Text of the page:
For the nearly 1,200 Air Force Academy freshmen who reported for basic training Thursday, everything was different.

Masked and spread out, they only got a brief passenger seat goodbye with parents who were asked to stay in their cars. Coronavirus screening, coronavirus precautions and a coronavirus test greeted the new cadets, who got physical training gear, but no Air Force uniforms, as leaders sought to curb the pandemic's threat.

Even the footprints — the first place where new cadets are placed in formation for their introduction to cadet life — were repainted to keep them 6 feet apart.

But some things never change, like that introduction and its instant, loud messages on the importance of military discipline.

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"You have chosen to sacrifice your personal pride for your brothers and sisters in uniform," senior cadet Teresa Kozak barked at the newcomers on the footprints.

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The freshmen also frequently got a new safety reminder Thursday. "Pull that mask up!"

The Air Force Academy has worked for months to arrange the greeting. As the school sent most cadets home in March in a bid to slow the spread of the virus, some wondered if the class of 2024 would even have basic training.

Capt. Dennis Lynn sat through planning meetings that began long before coronavirus put the campus on quarantine. In recent months, dozens of leaders have gathered in electronic meetings to hammer out the specifics.

For the first day of training, the emphasis was on getting freshman cadets, "doolies" in academy parlance, through the grind of paperwork and medical checks safely.

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"It was about figuring out space and areas ... where we can maintain 6 feet of social distancing," Lynn said.

Lines of cadets that would normally wind through offices across the campus were eliminated. Instead, the offices came to them. Much of the paperwork was accomplished in the cavernous indoor football practice field, where 100 yards and two end zones helped spread out tables to move cadets through rapidly and well-spaced.

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With the exception of their dormitory rooms,  where the incoming freshmen will live with a roommate, and physical training, they are masked at all times.

Even close-order drill isn't close these days.

"When we are marching them around the campus, we must maintain social distancing," said Master Sgt. Michael Walsh, a training instructor.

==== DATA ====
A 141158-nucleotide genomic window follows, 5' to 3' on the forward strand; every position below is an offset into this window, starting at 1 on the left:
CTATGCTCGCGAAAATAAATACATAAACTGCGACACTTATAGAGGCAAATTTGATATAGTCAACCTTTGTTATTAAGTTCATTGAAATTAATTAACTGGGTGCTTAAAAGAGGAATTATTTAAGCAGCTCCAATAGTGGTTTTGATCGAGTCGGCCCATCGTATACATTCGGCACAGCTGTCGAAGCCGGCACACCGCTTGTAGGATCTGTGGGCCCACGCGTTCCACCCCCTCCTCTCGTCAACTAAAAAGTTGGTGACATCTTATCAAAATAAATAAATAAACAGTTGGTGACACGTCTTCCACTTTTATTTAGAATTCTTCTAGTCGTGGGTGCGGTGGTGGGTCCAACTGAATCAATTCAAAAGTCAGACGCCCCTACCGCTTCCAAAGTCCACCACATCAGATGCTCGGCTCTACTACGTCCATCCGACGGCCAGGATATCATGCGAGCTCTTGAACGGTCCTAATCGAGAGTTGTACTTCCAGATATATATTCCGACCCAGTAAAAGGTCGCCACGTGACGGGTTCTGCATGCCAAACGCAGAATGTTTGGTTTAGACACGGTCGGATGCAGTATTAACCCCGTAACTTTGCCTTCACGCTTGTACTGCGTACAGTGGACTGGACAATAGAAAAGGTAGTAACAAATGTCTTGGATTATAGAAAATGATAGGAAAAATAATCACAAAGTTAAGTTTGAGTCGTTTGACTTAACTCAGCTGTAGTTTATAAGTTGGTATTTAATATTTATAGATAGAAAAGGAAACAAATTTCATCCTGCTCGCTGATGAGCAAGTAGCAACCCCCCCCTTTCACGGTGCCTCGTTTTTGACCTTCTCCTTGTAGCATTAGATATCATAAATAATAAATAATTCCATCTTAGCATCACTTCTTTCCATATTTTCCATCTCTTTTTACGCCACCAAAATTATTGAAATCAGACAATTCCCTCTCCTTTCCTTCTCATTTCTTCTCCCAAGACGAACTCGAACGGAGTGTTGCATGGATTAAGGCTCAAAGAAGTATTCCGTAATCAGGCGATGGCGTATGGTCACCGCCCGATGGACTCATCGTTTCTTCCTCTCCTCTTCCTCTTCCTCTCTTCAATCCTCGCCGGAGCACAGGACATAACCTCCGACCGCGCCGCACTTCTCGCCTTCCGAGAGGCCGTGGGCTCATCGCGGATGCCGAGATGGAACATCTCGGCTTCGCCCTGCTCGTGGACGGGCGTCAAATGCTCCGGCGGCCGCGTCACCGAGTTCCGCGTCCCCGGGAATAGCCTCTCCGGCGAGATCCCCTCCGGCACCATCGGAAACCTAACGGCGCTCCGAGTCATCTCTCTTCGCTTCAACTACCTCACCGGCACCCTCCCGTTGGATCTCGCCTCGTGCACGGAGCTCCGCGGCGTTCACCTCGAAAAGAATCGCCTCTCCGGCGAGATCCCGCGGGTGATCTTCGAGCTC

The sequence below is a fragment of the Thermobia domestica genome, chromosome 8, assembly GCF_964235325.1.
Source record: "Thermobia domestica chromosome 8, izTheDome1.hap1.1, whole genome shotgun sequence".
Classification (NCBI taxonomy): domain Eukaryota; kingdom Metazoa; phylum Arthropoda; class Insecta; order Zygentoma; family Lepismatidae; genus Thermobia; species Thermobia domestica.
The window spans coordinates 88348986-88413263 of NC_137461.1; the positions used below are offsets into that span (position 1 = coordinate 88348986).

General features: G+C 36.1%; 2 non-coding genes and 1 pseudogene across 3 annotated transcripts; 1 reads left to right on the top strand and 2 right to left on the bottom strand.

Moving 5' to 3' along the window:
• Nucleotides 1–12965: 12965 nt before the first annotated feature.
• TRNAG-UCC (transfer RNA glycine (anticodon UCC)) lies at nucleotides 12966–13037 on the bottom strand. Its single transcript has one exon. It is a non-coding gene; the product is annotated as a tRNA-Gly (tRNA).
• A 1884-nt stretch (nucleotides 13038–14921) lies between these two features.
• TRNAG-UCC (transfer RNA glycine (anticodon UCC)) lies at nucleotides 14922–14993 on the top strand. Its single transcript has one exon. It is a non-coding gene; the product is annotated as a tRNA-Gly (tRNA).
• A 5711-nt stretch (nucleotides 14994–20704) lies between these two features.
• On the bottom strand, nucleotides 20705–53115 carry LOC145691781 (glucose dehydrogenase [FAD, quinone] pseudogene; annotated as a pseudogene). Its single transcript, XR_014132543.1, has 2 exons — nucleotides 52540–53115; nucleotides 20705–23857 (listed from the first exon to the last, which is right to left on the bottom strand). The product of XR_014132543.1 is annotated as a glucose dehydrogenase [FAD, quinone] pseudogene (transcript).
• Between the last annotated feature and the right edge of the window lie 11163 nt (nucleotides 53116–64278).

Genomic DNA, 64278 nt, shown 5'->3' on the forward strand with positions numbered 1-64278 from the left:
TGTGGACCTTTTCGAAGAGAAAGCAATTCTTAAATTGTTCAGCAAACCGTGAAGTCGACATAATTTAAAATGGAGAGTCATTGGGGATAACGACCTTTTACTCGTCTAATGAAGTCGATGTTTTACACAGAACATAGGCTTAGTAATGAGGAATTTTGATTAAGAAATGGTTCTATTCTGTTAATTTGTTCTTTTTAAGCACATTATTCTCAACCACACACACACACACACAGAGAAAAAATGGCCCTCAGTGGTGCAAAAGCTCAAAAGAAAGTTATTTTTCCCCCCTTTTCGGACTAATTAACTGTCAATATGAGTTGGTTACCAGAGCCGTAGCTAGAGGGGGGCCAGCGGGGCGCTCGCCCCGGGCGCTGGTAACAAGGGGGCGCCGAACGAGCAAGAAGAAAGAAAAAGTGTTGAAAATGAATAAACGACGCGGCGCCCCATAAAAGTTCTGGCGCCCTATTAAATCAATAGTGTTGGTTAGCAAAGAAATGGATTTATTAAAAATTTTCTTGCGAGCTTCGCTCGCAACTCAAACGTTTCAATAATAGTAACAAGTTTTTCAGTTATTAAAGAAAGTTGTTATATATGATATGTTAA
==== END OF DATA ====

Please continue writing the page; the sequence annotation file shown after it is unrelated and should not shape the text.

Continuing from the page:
Walsh and other sergeants wearing the wide-brimmed drill-instructor hats are on hand to help cadets run basic training.

The academy's four-year training system used Monday's event to train cadets at all levels. Seniors and juniors learn to lead and how to set the example for freshmen. Freshmen learn how to follow orders while soaking up the specifics of life in uniform.

Walsh has told the cadet drill instructors that all the yelling that comes with basic training must also serve a purpose.

"They are not just there to make noise," he said. "They are trying to get them to follow instructions instantly."

From a safe distance, the cadet cadre have increased the volume of lectures that were delivered a few inches from a trainees face last year.

On the footprints, the storm of yells aimed at the freshmen rivaled the decibels of a jet engine on takeoff. The voices of the female trainers occasionally pierced through the roaring din.

"Do I LOOK like a SIR?" one asked an unfortunate freshman who appended the wrong pronoun to a the words "I do not know."

Some traditional parts of basic training, like a course in the use of gas masks, have been pushed later in the year in the interest of social distancing during the pandemic. The new cadets will have to wait a few for their first terror-inducing meal in Mitchell Hall, where the freshmen are taught exactly how to eat — one's back may never touch the back of the chair, for instance.

Instead, until the coronavirus tests come back, the freshmen will eat safely distanced with takeout meals in the dorms.

For all the social distancing, though, the academy is still emphasizing the close bonds the new cadets will need to develop quickly.

"Stick together!" Kozak barked at her freshmen charges. "You will not successfully complete basic training on your own."

Contact Tom Roeder: 636-0240

Twitter: @xroederx

Senior Military Editor

Tom Roeder is the Gazette's senior military editor. In Colorado Springs since 2003, Tom covers seven military installations in Colorado, including five in the Pikes Peak region. His main job, though, is being dad to two great kids.

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